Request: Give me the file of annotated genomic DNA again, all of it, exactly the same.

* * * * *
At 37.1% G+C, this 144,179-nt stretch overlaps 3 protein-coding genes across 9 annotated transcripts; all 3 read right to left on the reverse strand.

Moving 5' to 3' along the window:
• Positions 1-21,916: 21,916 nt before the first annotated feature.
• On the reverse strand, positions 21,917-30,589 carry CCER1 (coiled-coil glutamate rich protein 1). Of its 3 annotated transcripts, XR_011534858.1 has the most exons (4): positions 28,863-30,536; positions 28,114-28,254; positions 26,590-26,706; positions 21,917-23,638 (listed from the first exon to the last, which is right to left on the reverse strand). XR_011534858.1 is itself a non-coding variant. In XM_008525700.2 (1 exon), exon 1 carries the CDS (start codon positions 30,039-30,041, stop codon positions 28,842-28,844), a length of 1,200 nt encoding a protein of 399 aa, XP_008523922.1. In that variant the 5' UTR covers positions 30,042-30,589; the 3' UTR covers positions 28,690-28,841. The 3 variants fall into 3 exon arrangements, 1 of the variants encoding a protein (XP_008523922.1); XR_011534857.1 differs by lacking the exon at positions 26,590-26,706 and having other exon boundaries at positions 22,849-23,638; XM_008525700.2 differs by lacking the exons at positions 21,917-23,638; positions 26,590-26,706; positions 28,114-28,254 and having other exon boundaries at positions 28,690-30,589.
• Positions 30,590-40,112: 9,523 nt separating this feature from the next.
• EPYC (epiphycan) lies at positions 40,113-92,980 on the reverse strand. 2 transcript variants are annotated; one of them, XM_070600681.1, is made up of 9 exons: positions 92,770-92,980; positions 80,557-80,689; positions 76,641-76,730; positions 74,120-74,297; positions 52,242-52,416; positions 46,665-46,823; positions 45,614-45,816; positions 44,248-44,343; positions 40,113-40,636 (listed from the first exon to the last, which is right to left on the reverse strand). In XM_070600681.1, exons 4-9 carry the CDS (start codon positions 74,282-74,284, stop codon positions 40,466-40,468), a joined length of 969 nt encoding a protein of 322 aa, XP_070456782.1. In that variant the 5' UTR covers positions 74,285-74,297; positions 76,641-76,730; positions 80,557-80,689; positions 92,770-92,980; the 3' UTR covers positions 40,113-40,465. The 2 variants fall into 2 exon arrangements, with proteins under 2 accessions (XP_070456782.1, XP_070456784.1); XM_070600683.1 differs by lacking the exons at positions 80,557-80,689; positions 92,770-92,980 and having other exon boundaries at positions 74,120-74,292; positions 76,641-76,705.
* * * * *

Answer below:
At 37.1% G+C, this 144,179-nt stretch overlaps 3 protein-coding genes across 9 annotated transcripts; all 3 read right to left on the reverse strand.

Moving 5' to 3' along the window:
• Positions 1-21,916: 21,916 nt before the first annotated feature.
• On the reverse strand, positions 21,917-30,589 carry CCER1 (coiled-coil glutamate rich protein 1). Of its 3 annotated transcripts, XR_011534858.1 has the most exons (4): positions 28,863-30,536; positions 28,114-28,254; positions 26,590-26,706; positions 21,917-23,638 (listed from the first exon to the last, which is right to left on the reverse strand). XR_011534858.1 is itself a non-coding variant. In XM_008525700.2 (1 exon), exon 1 carries the CDS (start codon positions 30,039-30,041, stop codon positions 28,842-28,844), a length of 1,200 nt encoding a protein of 399 aa, XP_008523922.1. In that variant the 5' UTR covers positions 30,042-30,589; the 3' UTR covers positions 28,690-28,841. The 3 variants fall into 3 exon arrangements, 1 of the variants encoding a protein (XP_008523922.1); XR_011534857.1 differs by lacking the exon at positions 26,590-26,706 and having other exon boundaries at positions 22,849-23,638; XM_008525700.2 differs by lacking the exons at positions 21,917-23,638; positions 26,590-26,706; positions 28,114-28,254 and having other exon boundaries at positions 28,690-30,589.
• Positions 30,590-40,112: 9,523 nt separating this feature from the next.
• EPYC (epiphycan) lies at positions 40,113-92,980 on the reverse strand. 2 transcript variants are annotated; one of them, XM_070600681.1, is made up of 9 exons: positions 92,770-92,980; positions 80,557-80,689; positions 76,641-76,730; positions 74,120-74,297; positions 52,242-52,416; positions 46,665-46,823; positions 45,614-45,816; positions 44,248-44,343; positions 40,113-40,636 (listed from the first exon to the last, which is right to left on the reverse strand). In XM_070600681.1, exons 4-9 carry the CDS (start codon positions 74,282-74,284, stop codon positions 40,466-40,468), a joined length of 969 nt encoding a protein of 322 aa, XP_070456782.1. In that variant the 5' UTR covers positions 74,285-74,297; positions 76,641-76,730; positions 80,557-80,689; positions 92,770-92,980; the 3' UTR covers positions 40,113-40,465. The 2 variants fall into 2 exon arrangements, with proteins under 2 accessions (XP_070456782.1, XP_070456784.1); XM_070600683.1 differs by lacking the exons at positions 80,557-80,689; positions 92,770-92,980 and having other exon boundaries at positions 74,120-74,292; positions 76,641-76,705.